All-in-one solar lightbulb illuminates developing countries

A simple solar powered rechargeable light does not sound like a revolutionary invention in Western culture, as they are frequently seen lining suburban driveways and walkways at night. However, in the developing world, a world where 1.75 billion people have no access to electricity, this type of lighting can be the only light source for cities without power or with unreliable power grids. More importantly, rechargeable solar lights allow people to move away from kerosene-based light sources. Last Thursday, Steve Katsaros, owner and founder of Nokero, presented on an alternative light source designed for residential areas in developing countries.

Katsaros describes his company as a social venture. This differs from a commercial venture in that the company’s objective is to solve a social problem instead of making profit. Katsaros said, “You cannot donate your way out of poverty,” describing the way that a non-profit organization could not sustain production of these lights in the same way that a social venture could.

Nokero’s light is designed to be hung outside during the day to charge its battery in the sunlight and the design allows the solar panel angle to be adjusted for maximum sun exposure. Other features include a reliable battery, waterproof circuitry, a shutoff that keeps the light off when exposed to the sun in order to save battery power, brightness control, and a rugged, yet cheap housing. The retail cost of this product is close to $12 in many developing countries.

Still, that amount of money is often daunting to those who live in these countries. Two billion people on Earth live on less than two dollars a day. These people often use lighting sources such as kerosene, candles, or other dangerous or unsustainable lighting alternatives. According to Katsaros, kerosene lamps burn “forty liters of kerosene per year,” which is approximately $40 worth of kerosene. Comparing Nokaro’s light to annual fuel costs, it begins to look like a good investment. In Mexico, the break even cost for current light sources (normally candles) occurs after 15 days. In Haiti it is 45 days and in Pakistan is 21 days. In some countries, rental agreements have been created and at the end of the rental period the renter gets to keep the light.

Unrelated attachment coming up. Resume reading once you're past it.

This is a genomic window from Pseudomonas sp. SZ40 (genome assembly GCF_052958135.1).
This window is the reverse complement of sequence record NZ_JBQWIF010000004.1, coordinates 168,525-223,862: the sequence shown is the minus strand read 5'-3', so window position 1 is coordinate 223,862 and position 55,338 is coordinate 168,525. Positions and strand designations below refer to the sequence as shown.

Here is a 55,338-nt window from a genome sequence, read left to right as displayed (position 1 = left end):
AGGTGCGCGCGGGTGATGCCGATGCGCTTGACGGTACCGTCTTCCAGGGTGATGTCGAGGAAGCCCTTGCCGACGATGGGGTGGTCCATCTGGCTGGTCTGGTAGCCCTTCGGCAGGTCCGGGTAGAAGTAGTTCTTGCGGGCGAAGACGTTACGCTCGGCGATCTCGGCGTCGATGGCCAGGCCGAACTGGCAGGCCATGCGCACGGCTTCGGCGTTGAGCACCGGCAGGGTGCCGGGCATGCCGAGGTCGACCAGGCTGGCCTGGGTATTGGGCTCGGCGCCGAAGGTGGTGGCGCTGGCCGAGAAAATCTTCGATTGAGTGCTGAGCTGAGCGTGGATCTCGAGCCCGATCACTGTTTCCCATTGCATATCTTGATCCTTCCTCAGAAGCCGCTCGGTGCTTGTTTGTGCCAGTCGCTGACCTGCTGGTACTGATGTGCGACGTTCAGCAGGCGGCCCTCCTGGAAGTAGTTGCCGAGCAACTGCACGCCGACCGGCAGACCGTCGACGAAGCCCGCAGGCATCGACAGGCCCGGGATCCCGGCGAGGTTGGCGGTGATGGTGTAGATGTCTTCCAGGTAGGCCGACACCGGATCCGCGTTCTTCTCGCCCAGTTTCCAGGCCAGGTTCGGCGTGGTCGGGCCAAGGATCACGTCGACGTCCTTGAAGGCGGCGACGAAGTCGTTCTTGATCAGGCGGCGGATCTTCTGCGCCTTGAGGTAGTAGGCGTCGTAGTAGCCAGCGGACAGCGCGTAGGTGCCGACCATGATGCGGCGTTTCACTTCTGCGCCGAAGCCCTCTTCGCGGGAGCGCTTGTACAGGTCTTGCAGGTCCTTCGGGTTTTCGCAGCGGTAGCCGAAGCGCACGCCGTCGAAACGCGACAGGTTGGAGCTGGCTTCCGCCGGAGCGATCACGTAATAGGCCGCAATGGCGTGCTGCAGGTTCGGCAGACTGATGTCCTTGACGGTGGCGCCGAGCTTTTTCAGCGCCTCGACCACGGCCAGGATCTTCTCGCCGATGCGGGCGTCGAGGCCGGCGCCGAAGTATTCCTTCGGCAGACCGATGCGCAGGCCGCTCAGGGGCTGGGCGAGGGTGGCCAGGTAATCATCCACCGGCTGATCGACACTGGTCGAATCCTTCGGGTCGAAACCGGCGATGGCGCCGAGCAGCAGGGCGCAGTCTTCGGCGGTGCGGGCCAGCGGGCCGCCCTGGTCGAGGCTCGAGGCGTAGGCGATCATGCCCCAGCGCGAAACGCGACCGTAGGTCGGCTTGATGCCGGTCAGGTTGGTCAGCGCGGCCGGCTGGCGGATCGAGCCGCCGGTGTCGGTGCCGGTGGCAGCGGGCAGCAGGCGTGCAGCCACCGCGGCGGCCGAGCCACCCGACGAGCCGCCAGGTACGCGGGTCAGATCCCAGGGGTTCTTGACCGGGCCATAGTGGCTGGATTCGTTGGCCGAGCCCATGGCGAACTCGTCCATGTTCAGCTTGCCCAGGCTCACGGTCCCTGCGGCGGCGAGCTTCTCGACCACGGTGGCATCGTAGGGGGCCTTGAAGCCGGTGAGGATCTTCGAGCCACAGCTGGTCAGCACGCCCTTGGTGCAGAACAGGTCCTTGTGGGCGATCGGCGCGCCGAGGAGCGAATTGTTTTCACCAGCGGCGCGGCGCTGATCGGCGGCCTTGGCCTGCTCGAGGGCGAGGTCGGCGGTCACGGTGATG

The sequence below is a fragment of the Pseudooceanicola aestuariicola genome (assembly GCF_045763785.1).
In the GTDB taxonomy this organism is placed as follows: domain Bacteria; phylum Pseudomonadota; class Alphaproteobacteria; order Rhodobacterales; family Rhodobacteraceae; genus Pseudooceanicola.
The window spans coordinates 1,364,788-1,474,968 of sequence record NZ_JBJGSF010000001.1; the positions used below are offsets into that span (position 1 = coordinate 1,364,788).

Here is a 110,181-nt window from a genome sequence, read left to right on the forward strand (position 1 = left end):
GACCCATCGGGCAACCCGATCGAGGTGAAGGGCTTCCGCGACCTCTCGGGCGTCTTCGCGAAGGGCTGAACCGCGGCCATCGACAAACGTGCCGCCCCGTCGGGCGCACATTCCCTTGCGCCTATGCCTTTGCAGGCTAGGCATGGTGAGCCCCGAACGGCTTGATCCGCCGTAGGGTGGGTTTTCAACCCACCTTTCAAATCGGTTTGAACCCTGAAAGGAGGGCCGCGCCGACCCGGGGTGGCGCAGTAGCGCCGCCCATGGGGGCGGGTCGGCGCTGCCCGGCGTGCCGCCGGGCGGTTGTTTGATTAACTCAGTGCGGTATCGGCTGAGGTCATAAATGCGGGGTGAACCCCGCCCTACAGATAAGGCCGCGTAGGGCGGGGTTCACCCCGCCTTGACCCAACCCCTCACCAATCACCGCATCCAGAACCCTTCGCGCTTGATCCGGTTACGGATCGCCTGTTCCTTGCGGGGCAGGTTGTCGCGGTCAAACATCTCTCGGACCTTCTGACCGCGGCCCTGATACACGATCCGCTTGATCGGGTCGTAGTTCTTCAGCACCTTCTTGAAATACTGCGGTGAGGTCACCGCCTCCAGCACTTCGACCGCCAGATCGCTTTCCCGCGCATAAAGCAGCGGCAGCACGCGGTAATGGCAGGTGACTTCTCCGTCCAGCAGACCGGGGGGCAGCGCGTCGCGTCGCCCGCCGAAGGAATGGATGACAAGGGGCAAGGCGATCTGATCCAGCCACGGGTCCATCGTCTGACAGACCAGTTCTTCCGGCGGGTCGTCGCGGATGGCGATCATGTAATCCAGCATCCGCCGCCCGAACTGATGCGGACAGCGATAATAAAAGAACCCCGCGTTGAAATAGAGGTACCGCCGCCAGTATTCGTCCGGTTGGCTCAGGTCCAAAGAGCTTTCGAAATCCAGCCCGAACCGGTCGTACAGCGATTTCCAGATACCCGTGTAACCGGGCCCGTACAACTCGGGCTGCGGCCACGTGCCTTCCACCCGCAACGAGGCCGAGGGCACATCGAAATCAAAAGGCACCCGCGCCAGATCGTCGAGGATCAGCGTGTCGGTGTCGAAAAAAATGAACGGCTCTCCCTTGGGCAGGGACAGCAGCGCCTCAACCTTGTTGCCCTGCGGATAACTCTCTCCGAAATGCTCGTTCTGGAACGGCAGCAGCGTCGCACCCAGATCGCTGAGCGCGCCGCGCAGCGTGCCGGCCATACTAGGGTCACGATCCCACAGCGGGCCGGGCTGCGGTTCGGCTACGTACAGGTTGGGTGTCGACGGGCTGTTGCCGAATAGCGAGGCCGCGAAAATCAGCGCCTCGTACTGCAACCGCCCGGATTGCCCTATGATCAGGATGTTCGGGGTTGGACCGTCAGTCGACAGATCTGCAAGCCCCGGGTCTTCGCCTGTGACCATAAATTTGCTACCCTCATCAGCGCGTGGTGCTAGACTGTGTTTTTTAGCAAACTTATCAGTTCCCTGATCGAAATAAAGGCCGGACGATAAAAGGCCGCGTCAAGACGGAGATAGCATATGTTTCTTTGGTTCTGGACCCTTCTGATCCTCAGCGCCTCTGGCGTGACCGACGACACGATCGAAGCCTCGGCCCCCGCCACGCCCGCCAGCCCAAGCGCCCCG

As Katsaros continued through his presentation he stopped at a particular slide of a Pakistani girl. He said, “This girl, when she gets to the end of her day she is there without electricity studying and trying to make her life better, but the cycles of poverty continue because without access to electricity you don’t have light… and this is a big issue when it come to education, security, and advancing your well being.” Katsaros described how the small amount of money and time freed up by inexpensive solar lights allow families to afford schooling and children the opportunity to study during the night—an important asset to many children who must spend a large portion of time during the day helping with their parent’s line of work. Studies done by Nokero have shown that children in developing countries increased their study time by 45% when using solar lights.

Apart from the social, economic and environmental benefits, there are also health benefits from using solar lights. Unlike kerosene, they do not produce fumes that irritate the eyes, cause headaches, and have been correlated with cataracts and tuberculosis. Additionally, “A lot of the shanties in places like south Africa or South America get burnt down because someone kicks over a kerosene lamp,” said Katsaros.
Rechargeable solar lights have proven to be useful outside of the home as well. Nokero’s lights have been modified into a collar worn by cattle in Venezuela to ward off vampire bats. In Africa they have been modified into a flashing light that wards off lions. By night, Nokero’s solar powered cell phone chargers have been modified to charge many other battery-powered devices.

Right now, Nokero is trying to revise their business model to create a supply system in developing countries where the inhabitants can create their own Nokero lights and distribute them effectively while increasing demand.

Katsaros ended by giving the listeners some advice. He said, “Less talk, more action. So many ideas die in a boardroom, in endless meetings, or on a dry erase board. Talking through the company’s future is important, but you can’t let it drag on. Once a decision is made you’ve got to be fearless and move it forward. It may fail. If it does, you wipe off the dust and go out there and fail again. Keep going until you succeed.”

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